The 17-year-old was handed his professional debut in January 2011 at Rochdale, coming on for veteran striker Scott McGleish. Kane would score five times in nine starts.
McGleish: “Harry was not like other Premier League players, where you feel they’re going to come in ‘Billy Big Time’. He wanted the experience of learning what I call men’s football.
“He could play the 18s and the 21s, but he wanted to learn – and from the word go he was ready to fight for his place. In training, he was willing to learn from everybody, and even more importantly willing to just knuckle down and work hard.
“You could see in training and subsequently the matches he had ability and a desire to go further, but you’re still looking like a young 17-year-old: very slight, still needing to physically develop, not the quickest but technically excellent.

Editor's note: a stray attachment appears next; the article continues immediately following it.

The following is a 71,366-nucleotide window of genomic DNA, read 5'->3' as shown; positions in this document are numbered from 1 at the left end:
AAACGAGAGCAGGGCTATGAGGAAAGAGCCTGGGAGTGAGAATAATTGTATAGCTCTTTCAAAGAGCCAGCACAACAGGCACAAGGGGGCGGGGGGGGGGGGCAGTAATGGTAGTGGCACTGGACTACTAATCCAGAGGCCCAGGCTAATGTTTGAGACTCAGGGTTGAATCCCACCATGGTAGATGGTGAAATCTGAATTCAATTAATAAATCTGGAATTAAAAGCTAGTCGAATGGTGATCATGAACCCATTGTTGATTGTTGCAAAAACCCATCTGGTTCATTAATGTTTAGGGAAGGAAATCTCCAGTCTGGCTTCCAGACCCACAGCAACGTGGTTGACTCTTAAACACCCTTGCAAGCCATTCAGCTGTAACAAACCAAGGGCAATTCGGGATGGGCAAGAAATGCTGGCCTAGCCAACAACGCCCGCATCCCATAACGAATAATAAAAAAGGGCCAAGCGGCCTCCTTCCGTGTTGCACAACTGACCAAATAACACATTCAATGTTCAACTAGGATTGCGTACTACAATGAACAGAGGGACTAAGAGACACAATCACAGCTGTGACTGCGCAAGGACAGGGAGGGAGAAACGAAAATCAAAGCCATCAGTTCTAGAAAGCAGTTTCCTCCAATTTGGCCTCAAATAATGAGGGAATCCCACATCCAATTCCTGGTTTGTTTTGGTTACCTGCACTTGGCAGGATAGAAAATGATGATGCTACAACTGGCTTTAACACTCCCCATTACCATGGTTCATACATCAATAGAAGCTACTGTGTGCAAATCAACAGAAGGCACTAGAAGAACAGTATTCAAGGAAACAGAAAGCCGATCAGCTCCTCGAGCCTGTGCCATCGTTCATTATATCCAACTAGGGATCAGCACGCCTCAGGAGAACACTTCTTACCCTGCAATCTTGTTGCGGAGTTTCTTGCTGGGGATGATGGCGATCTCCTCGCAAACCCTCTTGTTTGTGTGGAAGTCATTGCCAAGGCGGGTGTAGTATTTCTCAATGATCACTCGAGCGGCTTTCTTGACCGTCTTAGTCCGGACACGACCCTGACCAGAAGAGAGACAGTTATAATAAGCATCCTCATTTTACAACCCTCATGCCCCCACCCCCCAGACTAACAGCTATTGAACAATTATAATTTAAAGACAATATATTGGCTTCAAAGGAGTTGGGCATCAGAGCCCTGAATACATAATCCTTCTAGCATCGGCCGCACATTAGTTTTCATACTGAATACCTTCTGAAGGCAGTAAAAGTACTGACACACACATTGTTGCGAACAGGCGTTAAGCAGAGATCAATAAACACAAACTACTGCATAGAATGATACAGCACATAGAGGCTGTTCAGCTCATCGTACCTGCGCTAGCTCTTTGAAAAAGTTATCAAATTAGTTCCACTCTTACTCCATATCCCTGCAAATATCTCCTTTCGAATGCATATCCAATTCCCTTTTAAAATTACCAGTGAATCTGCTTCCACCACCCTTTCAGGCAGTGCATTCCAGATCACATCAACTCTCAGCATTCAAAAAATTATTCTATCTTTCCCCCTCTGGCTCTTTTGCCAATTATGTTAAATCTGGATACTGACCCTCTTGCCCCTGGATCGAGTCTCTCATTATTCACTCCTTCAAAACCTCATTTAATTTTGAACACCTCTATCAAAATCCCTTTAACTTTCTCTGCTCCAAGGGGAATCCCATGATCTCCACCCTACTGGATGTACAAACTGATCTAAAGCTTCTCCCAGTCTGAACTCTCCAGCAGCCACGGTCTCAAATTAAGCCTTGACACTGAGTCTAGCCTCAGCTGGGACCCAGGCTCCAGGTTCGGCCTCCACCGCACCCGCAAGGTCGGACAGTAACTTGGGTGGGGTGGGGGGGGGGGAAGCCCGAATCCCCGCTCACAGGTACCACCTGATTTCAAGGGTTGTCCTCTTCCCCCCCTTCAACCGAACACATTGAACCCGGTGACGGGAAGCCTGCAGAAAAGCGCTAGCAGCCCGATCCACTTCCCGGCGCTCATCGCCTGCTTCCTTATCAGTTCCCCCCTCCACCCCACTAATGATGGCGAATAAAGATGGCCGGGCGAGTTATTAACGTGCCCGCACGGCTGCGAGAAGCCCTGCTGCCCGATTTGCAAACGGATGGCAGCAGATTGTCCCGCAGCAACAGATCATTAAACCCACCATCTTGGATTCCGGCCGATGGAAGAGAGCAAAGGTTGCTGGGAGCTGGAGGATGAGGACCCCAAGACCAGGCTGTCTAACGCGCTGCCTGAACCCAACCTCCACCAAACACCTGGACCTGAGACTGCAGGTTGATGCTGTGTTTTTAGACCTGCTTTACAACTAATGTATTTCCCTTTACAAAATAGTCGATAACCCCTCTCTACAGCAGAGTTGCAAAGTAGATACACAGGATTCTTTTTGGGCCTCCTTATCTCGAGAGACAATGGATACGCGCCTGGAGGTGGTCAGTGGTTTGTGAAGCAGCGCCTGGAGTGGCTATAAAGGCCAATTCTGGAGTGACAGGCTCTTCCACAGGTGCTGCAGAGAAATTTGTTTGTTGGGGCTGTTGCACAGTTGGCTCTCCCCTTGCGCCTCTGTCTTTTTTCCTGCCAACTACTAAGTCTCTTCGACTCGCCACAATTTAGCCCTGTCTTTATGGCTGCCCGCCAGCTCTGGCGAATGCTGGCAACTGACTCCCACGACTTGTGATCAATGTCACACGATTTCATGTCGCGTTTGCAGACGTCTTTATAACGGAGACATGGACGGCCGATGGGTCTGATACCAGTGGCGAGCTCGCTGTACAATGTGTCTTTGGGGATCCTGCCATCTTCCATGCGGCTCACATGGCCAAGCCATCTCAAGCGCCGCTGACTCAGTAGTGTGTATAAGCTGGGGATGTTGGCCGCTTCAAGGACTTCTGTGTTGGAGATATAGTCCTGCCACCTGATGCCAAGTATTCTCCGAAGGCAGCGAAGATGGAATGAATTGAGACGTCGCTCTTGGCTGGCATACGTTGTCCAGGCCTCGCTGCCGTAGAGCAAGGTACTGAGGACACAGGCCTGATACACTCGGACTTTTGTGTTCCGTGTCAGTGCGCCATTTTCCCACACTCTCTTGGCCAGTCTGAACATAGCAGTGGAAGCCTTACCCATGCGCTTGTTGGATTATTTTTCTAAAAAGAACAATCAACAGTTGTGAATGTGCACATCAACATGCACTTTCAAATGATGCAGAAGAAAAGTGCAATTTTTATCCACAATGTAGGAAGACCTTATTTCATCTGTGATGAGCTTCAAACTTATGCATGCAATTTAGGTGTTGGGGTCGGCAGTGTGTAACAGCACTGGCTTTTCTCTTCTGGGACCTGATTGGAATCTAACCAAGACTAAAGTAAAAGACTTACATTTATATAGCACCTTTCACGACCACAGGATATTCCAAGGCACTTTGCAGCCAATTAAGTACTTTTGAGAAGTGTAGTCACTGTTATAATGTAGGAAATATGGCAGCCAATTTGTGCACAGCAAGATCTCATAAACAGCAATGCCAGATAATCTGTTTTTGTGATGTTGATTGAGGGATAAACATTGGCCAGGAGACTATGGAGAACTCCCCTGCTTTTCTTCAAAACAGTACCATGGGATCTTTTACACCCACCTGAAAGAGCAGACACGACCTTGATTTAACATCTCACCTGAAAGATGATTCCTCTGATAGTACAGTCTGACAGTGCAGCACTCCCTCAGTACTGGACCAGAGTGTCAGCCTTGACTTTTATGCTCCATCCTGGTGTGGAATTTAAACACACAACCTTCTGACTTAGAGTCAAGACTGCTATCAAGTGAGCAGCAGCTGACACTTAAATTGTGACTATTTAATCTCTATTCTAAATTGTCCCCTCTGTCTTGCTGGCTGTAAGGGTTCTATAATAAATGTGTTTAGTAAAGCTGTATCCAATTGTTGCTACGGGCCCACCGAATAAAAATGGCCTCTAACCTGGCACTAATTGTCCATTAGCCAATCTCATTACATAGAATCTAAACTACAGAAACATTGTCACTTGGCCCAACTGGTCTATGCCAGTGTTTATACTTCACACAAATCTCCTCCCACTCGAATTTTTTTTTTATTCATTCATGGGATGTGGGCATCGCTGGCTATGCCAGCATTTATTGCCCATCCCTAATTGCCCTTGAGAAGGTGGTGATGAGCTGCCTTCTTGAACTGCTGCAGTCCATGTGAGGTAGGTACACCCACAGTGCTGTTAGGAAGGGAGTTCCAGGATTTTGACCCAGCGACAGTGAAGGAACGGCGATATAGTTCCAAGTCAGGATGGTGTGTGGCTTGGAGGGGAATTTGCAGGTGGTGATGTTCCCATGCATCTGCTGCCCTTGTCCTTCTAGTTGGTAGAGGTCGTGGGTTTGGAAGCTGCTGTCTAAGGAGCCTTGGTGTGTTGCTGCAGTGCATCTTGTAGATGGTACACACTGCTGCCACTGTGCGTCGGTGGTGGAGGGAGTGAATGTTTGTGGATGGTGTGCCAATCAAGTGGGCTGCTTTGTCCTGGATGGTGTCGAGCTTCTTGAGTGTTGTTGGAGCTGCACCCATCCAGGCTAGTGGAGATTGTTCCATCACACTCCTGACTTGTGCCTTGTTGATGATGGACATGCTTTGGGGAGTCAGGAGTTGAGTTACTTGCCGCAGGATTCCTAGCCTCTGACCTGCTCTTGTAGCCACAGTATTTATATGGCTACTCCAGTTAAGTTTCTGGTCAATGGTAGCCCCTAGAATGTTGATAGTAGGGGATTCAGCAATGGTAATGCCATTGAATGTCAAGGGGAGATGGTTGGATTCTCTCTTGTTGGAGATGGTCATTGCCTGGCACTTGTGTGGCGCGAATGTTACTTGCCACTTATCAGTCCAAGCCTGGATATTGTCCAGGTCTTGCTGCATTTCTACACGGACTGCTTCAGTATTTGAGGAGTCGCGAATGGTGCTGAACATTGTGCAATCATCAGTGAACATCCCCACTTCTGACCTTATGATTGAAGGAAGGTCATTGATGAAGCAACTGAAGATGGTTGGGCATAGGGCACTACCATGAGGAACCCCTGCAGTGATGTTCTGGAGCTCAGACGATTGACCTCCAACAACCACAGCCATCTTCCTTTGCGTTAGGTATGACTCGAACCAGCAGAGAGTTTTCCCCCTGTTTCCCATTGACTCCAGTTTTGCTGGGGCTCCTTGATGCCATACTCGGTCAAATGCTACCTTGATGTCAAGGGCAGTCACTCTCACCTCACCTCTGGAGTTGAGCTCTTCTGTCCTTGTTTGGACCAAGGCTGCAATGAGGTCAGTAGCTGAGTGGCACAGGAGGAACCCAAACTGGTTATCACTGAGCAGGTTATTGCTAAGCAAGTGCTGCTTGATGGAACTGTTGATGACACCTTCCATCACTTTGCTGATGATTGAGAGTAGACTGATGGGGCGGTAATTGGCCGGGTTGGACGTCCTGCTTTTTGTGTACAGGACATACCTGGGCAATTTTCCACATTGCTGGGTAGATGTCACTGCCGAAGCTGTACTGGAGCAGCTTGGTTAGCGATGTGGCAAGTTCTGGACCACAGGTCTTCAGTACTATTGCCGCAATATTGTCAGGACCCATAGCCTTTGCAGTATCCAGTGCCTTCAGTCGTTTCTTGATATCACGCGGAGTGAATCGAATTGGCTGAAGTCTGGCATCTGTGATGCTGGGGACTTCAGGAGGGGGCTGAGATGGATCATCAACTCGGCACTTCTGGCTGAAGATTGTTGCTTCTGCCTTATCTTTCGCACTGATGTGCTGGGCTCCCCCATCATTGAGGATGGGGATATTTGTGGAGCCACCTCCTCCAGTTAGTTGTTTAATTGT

“He was ready to take the step down, to play in League One where it is a little bit more physical rather than technical.”
Debut disappointment to dazzling at the Den
With a spell of first-team football under his belt, Kane was given his chance at Tottenham. The 18-year-old missed a penalty against Hearts on his debut at White Hart Lane, but played six times in the Europa League before Christmas and eventually got off the mark against Shamrock Rovers. Spurs opted to send the teenager out on loan again in January 2012, to Championship strugglers Millwall. Kane’s nine goals helped save Kenny Jackett’s side from relegation.
Former Millwall defender Alan Dunne: “I’ve seen a lot of players come to the Den and freeze, because within five minutes they’re being called names they’ve never heard before and they can’t cope with that pressure.
“But it didn’t faze him – he was a focused lad, he was confident in his ability. It was a challenge to him, and a challenge he rose to.
“Harry realised at Millwall you need to have a little bit of aggression in you, have a little bit of pride and show you want to wear the shirt.”